Taughannock Falls

Taughannock Falls
from: althouse.blogspot.com

Monday, May 23, 2011


So is money the root of all evil? Consider this passage from St. Thomas More's Utopia:

“Though, to speak plainly my real sentiments, I must freely own that as long as there is any property, and while money is the standard of all other things, I cannot think that a nation can be governed either justly or happily: not justly, because the best things will fall to the share of the worst men; nor happily, because all things will be divided among a few (and even these are not in all respects happy), the rest being left to be absolutely miserable. Therefore, when I reflect on the wise and good constitution of the Utopians, among whom all things are so well governed and with so few laws, where virtue hath its due reward, and yet there is such an equality that every man lives in plenty—when I compare with them so many other nations that are still making new laws, and yet can never bring their constitution to a right regulation; where, notwithstanding every one has his property, yet all the laws that they can invent have not the power either to obtain or preserve it, or even to enable men certainly to distinguish what is their own from what is another’s, of which the many lawsuits that every day break out, and are eternally depending, give too plain a demonstration—when, I say, I balance all these things in my thoughts, I grow more favourable to Plato, and do not wonder that he resolved not to make any laws for such as would not submit to a community of all things; for so wise a man could not but foresee that the setting all upon a level was the only way to make a nation happy; which cannot be obtained so long as there is property, for when every man draws to himself all that he can compass, by one title or another, it must needs follow that, how plentiful soever a nation may be, yet a few dividing the wealth of it among themselves, the rest must fall into indigence. So that there will be two sorts of people among them, who deserve that their fortunes should be interchanged—the former useless, but wicked and ravenous; and the latter, who by their constant industry serve the public more than themselves, sincere and modest men—from whence I am persuaded that till property is taken away, there can be no equitable or just distribution of things, nor can the world be happily governed; for as long as that is maintained, the greatest and the far best part of mankind, will be still oppressed with a load of cares and anxieties. I confess, without taking it quite away, those pressures that lie on a great part of mankind may be made lighter, but they can never be quite removed; for if laws were made to determine at how great an extent in soil, and at how much money, every man must stop—to limit the prince, that he might not grow too great; and to restrain the people, that they might not become too insolent—and that none might factiously aspire to public employments, which ought neither to be sold nor made burdensome by a great expense, since otherwise those that serve in them would be tempted to reimburse themselves by cheats and violence, and it would become necessary to find out rich men for undergoing those employments, which ought rather to be trusted to the wise. These laws, I say, might have such effect as good diet and care might have on a sick man whose recovery is desperate; they might allay and mitigate the disease, but it could never be quite healed, nor the body politic be brought again to a good habit as long as property remains; and it will fall out, as in a complication of diseases, that by applying a remedy to one sore you will provoke another, and that which removes the one ill symptom produces others, while the strengthening one part of the body weakens the rest.”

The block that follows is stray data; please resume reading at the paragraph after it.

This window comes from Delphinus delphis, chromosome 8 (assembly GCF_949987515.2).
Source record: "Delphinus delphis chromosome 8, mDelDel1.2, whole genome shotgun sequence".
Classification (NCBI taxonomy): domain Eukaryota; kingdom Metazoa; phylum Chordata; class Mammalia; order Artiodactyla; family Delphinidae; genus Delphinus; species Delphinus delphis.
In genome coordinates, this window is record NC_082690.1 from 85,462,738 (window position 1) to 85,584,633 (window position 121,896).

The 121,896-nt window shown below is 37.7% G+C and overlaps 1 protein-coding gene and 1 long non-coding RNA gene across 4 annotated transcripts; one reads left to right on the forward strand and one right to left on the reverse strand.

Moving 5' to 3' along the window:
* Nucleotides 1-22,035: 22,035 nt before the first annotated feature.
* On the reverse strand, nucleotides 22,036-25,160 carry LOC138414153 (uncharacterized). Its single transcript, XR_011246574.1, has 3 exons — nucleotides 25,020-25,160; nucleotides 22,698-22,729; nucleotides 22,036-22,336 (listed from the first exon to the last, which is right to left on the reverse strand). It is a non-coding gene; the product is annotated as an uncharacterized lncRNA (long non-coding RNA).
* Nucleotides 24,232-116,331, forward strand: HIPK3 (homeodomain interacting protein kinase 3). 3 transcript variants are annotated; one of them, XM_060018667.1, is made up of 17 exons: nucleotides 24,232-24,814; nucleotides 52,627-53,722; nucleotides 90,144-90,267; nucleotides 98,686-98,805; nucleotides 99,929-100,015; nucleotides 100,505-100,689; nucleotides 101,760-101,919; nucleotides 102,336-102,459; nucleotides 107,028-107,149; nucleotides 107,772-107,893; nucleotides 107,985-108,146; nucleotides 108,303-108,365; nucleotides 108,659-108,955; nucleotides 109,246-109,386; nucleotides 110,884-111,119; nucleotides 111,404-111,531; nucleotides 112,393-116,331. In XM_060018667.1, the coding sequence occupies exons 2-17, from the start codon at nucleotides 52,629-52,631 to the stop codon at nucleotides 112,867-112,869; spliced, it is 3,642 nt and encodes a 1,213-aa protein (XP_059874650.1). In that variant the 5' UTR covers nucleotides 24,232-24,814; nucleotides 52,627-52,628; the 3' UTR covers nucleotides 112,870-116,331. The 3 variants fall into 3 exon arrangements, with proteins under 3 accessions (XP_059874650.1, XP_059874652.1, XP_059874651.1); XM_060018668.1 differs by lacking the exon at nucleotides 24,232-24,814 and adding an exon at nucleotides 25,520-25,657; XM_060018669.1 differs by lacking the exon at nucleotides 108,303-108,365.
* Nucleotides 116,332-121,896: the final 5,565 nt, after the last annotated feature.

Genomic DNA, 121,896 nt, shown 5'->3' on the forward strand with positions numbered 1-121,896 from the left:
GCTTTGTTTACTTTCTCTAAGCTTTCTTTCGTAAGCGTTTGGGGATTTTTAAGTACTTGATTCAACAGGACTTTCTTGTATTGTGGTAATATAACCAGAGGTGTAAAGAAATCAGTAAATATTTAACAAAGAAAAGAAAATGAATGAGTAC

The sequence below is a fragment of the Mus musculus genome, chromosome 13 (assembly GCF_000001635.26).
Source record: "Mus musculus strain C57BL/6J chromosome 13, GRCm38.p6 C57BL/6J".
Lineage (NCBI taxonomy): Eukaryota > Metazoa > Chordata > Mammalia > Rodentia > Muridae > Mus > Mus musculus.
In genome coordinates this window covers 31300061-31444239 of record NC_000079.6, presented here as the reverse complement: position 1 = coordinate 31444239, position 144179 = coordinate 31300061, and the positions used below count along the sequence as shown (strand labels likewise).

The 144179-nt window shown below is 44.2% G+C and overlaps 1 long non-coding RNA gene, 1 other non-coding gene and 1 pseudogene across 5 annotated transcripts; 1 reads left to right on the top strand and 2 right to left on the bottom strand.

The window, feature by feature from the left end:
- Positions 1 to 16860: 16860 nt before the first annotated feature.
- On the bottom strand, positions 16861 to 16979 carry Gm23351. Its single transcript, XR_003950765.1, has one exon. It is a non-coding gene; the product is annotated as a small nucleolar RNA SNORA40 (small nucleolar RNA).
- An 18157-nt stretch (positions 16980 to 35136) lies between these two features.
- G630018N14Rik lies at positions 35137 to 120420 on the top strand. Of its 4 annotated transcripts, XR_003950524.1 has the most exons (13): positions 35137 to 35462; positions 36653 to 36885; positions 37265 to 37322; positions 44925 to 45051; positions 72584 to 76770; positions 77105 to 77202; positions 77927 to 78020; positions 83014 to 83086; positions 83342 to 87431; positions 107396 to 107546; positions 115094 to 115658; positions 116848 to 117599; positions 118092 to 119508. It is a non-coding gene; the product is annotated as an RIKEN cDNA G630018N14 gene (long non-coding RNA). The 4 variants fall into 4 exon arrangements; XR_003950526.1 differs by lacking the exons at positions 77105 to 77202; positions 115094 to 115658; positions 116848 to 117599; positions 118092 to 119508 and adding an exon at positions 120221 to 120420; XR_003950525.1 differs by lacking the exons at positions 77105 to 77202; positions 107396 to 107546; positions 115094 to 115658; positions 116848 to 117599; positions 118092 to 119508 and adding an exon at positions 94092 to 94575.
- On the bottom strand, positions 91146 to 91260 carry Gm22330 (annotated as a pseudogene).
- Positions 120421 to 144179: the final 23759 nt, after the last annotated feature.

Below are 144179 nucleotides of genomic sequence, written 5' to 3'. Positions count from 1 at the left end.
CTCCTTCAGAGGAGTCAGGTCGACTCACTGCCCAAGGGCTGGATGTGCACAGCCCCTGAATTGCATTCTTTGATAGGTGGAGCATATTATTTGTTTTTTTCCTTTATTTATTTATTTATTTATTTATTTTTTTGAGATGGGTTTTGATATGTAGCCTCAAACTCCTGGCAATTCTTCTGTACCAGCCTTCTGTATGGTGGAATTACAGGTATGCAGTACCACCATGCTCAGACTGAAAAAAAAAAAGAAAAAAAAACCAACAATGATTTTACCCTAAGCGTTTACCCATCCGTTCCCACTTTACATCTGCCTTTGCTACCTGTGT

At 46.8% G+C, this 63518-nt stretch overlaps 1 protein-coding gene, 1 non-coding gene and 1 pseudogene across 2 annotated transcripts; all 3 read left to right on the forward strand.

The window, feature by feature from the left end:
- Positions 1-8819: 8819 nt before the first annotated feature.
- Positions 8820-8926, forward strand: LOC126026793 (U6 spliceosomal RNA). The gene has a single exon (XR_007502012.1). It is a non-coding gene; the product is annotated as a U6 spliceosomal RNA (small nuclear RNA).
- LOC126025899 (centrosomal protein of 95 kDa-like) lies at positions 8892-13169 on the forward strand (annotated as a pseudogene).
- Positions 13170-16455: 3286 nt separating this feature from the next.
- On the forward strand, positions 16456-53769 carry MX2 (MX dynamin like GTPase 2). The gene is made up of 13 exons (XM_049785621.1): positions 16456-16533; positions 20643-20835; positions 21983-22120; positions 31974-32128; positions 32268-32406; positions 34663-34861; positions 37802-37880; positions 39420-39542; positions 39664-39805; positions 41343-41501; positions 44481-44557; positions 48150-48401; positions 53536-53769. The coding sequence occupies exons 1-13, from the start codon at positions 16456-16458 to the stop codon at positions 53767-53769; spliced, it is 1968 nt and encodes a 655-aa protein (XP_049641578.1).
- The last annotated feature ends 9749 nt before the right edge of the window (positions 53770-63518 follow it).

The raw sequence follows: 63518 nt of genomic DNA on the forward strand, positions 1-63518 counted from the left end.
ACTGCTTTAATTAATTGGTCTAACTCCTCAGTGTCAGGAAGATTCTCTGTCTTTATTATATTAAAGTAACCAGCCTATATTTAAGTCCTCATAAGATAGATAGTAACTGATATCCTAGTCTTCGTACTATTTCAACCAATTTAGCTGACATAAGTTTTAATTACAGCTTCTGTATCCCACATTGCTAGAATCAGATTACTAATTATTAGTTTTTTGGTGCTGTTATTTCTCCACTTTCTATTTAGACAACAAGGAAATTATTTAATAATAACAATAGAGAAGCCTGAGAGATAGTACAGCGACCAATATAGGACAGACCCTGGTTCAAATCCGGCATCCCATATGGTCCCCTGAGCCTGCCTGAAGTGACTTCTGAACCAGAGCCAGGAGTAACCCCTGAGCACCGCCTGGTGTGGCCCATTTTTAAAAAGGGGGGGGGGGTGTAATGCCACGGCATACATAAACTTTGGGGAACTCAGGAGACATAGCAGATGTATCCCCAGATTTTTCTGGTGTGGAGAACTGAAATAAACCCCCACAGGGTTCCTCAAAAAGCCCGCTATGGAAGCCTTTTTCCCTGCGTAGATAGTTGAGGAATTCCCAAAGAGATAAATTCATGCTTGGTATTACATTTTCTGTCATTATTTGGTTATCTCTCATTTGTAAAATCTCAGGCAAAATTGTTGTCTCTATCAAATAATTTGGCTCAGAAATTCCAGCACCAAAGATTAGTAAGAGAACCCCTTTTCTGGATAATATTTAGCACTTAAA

I doubt we humans will ever form a Utopia where the struggle over money will cease to exist. Yet I don't think we need to surrender to a brutal and heartless dystopia, where a handful of haves watch multitudes of have-nots in their suffering. We can appeal to all to ensure that all are able to find honest work, and that all are able to live in dignity. In 21st century America this means we must insist that Medicare, Social Security and other programs are strengthened and not privatized. We must demand that our politicians pursue trade and economic policies that benefit workers, not just banks. We must strengthen unions in the private and public sector, as the only organizations directly devoted to improving the lives of workers. Finally, we must not allow a handful of plutocrats to divide the rest of us with racism, jealousy, fear, and ignorance.


mlee33 said...

Amen, brother Ulysses. We don't have to look any further than Florida or Texas to find the dystopia you mention.

Underground Politics said...

Very good article Ulysses. And I agree with you 100% about what we need to do.

Motivated In Ohio said...

While money is not the root of all evil, the love of money is. When we will hurt, kill, oppress or ignore our fellow man, so that our bottom line is wonderful, we have become evil. I hope the people in power read your article and consider it carefully.